(USNewsMag.com) – As the economy continues to bounce back from the effects of the COVID-19 pandemic, it’s wreaking havoc everywhere — including people’s paychecks. Despite the tight labor market, which has resulted in, for some, significant pay raises, the stark reality of the situation is far worse.
What Pay Raise?
According to CBS News, workers’ typical hourly earnings have jumped about 5% over the past year. In normal circumstances, this would increase an individual’s buying power. But these circumstances are anything but normal. Instead, inflation is driving prices sky-high on consumer goods, which have risen a shocking 6.2% since October 2020. Thus, all of this “extra” money people should be seeing is vanishing right before their eyes.
According to the Bureau of Labor Statistics (BLS), despite the pay increases, inflation is having a negative effect on buying power. When comparing October 2021 to October 2020, average hourly earnings actually decreased 1.2%.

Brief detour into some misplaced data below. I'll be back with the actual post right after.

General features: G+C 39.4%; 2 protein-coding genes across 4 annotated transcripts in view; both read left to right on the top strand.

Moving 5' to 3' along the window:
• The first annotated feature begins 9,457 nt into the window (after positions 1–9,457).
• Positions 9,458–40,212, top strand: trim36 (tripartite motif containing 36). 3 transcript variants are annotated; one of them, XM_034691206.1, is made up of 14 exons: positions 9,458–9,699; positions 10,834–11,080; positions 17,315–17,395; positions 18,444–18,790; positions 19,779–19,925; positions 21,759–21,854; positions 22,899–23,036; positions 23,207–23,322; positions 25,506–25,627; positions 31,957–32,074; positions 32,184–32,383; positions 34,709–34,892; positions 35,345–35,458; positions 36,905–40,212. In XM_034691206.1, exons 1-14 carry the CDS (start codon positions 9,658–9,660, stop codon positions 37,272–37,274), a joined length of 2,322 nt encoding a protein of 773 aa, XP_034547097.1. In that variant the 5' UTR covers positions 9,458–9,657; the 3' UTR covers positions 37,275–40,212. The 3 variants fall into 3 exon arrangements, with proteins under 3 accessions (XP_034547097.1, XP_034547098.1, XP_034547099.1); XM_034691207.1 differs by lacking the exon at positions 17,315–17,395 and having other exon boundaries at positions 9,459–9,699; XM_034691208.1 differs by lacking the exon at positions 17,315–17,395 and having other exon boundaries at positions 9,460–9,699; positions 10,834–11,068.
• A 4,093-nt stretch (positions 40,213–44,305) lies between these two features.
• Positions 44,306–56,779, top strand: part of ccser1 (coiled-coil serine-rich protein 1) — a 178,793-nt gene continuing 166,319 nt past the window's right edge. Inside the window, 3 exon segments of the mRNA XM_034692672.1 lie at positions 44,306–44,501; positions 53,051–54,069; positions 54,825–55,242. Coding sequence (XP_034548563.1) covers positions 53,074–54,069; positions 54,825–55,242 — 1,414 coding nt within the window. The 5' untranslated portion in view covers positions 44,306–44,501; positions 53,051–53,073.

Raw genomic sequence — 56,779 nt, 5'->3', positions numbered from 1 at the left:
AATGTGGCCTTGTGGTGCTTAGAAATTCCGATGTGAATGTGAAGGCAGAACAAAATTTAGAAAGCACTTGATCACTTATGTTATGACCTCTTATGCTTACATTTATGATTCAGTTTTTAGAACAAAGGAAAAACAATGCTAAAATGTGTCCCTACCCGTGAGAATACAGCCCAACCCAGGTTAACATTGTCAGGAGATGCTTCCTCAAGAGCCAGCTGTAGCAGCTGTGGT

Of course, it’s worth pointing out wage increases significantly impacted some groups more than others. Hospitality workers, for example, saw an average 11.2% wage increase as businesses scrambled to keep and hire new employees. Consider this against some in the financial sector who only got a 4.2% increase. With inflation up 6.2%, the raise isn’t enough to combat rising prices.
Can’t Avoid Higher Costs
Even those who are trying to be frugal with their spending and can find lower costs in a few places are having trouble. Increased prices are almost everywhere: the gas pump, grocery store and even apartment and home rentals. Those taking lengthy road trips (gasoline) or purchasing a used car may also take a hit as those sectors have risen exponentially, 42% and 20% respectively.
Right now, it doesn’t seem like there’s any end in sight for those suffering from the buying power plight. However, there is a bit of good news, according to the Fed. Inflation rates will eventually balance out, according to Federal Reserve Chair Jerome Powell. He attributes current rates to supply-side bottlenecks over which we have no control. But, he said we should expect to see some relief in the first half of next year.
The problem is, with the holidays quickly approaching, this is the worst time to experience increased inflation. The cost of Thanksgiving and Christmas dinner is already through the roof, and supply chain issues have further driven up costs of goods nationwide. It seems like things will only get worse before they get better.
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